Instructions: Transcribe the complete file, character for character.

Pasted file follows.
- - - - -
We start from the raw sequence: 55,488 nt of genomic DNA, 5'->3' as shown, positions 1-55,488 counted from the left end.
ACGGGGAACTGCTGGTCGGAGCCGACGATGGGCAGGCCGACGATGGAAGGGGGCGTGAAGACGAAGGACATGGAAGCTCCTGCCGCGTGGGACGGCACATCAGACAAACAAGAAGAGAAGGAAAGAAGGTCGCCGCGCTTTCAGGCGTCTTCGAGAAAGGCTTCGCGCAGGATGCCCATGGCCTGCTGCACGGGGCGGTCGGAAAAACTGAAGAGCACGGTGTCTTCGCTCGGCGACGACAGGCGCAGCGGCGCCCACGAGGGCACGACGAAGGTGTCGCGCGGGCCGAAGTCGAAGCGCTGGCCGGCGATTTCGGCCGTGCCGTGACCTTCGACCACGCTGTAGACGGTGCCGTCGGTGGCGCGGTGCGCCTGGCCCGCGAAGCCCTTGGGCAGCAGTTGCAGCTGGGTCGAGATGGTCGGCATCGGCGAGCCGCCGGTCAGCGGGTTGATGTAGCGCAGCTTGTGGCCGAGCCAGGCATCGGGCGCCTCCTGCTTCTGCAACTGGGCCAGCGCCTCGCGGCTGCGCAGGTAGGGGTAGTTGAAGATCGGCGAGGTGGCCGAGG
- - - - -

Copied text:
We start from the raw sequence: 55,488 nt of genomic DNA, 5'->3' as shown, positions 1-55,488 counted from the left end.
ACGGGGAACTGCTGGTCGGAGCCGACGATGGGCAGGCCGACGATGGAAGGGGGCGTGAAGACGAAGGACATGGAAGCTCCTGCCGCGTGGGACGGCACATCAGACAAACAAGAAGAGAAGGAAAGAAGGTCGCCGCGCTTTCAGGCGTCTTCGAGAAAGGCTTCGCGCAGGATGCCCATGGCCTGCTGCACGGGGCGGTCGGAAAAACTGAAGAGCACGGTGTCTTCGCTCGGCGACGACAGGCGCAGCGGCGCCCACGAGGGCACGACGAAGGTGTCGCGCGGGCCGAAGTCGAAGCGCTGGCCGGCGATTTCGGCCGTGCCGTGACCTTCGACCACGCTGTAGACGGTGCCGTCGGTGGCGCGGTGCGCCTGGCCCGCGAAGCCCTTGGGCAGCAGTTGCAGCTGGGTCGAGATGGTCGGCATCGGCGAGCCGCCGGTCAGCGGGTTGATGTAGCGCAGCTTGTGGCCGAGCCAGGCATCGGGCGCCTCCTGCTTCTGCAACTGGGCCAGCGCCTCGCGGCTGCGCAGGTAGGGGTAGTTGAAGATCGGCGAGGTGGCCGAGG